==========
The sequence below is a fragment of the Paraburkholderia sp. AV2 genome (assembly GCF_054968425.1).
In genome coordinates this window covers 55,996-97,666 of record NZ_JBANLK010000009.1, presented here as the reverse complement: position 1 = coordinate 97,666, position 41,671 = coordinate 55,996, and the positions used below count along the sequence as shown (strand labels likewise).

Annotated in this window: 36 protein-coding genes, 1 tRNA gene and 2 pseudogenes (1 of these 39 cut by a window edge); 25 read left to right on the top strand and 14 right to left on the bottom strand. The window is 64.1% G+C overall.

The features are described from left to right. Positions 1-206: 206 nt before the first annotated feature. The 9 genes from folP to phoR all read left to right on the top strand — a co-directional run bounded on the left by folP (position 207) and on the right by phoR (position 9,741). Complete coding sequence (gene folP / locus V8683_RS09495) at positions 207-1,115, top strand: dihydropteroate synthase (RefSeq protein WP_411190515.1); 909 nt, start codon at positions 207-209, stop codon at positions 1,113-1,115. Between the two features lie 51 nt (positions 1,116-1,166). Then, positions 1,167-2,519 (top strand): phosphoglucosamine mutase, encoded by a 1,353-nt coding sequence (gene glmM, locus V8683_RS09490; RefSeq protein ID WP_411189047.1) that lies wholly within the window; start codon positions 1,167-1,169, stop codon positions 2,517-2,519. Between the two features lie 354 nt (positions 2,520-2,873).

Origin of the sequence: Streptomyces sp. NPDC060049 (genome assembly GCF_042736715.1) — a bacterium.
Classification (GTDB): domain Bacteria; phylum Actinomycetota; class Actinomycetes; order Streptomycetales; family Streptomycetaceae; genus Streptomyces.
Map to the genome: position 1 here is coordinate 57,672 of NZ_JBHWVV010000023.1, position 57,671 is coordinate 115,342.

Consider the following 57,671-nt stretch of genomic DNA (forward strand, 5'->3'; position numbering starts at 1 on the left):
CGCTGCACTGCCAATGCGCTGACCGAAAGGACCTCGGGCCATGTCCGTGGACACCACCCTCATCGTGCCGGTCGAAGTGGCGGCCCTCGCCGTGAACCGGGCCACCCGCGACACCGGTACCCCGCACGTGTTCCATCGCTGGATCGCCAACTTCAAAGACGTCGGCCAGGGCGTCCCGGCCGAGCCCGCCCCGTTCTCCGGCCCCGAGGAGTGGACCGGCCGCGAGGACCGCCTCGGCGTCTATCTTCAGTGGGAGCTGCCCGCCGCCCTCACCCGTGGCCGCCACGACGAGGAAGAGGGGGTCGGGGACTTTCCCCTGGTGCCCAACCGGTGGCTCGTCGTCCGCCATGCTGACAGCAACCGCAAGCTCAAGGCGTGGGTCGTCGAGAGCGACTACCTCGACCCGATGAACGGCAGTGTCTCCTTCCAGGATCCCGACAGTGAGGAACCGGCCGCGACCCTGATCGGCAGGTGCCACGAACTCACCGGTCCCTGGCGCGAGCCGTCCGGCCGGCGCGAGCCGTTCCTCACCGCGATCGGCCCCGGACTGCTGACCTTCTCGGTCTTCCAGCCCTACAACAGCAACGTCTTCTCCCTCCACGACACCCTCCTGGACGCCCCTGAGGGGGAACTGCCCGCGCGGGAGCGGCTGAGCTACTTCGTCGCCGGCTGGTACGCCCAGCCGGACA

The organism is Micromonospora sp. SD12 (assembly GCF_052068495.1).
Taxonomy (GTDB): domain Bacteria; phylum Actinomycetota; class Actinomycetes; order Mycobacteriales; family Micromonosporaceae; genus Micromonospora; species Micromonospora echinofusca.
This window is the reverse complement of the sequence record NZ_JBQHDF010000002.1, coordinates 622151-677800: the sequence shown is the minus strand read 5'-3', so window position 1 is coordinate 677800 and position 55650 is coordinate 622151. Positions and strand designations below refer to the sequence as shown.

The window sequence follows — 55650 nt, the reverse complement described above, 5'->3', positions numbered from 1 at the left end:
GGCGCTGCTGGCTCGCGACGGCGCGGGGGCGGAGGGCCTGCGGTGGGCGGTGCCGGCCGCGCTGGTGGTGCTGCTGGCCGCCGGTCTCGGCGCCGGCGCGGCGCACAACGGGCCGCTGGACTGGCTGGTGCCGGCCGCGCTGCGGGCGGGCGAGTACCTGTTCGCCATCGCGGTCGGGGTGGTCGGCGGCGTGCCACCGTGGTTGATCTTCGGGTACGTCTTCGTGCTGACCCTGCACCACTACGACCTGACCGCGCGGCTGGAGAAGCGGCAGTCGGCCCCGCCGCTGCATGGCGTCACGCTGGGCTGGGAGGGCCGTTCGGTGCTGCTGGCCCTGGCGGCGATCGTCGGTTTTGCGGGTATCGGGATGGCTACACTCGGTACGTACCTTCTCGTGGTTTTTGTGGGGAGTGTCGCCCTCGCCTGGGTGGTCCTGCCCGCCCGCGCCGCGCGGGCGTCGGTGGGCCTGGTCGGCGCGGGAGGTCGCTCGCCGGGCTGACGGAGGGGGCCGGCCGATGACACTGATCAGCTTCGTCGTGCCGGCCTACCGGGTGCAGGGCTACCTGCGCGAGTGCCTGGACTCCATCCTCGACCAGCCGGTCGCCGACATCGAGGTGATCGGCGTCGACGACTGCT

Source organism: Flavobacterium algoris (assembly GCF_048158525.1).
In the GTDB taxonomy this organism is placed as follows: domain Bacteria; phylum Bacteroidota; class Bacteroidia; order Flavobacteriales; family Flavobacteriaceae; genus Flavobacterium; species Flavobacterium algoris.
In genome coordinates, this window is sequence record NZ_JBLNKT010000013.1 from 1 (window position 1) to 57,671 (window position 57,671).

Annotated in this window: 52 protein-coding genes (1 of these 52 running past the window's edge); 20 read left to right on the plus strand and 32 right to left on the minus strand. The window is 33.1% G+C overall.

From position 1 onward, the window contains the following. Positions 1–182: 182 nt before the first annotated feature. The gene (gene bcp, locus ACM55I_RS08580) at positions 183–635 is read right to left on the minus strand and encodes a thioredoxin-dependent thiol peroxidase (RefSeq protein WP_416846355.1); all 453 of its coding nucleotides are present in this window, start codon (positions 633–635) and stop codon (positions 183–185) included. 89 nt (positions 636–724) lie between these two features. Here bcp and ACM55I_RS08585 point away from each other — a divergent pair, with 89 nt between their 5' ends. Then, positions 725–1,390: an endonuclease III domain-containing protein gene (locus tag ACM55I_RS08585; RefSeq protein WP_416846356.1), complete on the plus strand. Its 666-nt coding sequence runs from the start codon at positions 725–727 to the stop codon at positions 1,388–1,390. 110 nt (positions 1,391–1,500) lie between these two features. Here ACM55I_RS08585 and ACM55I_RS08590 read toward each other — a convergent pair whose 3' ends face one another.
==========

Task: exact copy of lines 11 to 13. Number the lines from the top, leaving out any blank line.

Taxonomy (GTDB): domain Bacteria; phylum Actinomycetota; class Actinomycetes; order Mycobacteriales; family Micromonosporaceae; genus Micromonospora; species Micromonospora echinofusca.
This window is the reverse complement of the sequence record NZ_JBQHDF010000002.1, coordinates 622151-677800: the sequence shown is the minus strand read 5'-3', so window position 1 is coordinate 677800 and position 55650 is coordinate 622151. Positions and strand designations below refer to the sequence as shown.

The window sequence follows — 55650 nt, the reverse complement described above, 5'->3', positions numbered from 1 at the left end: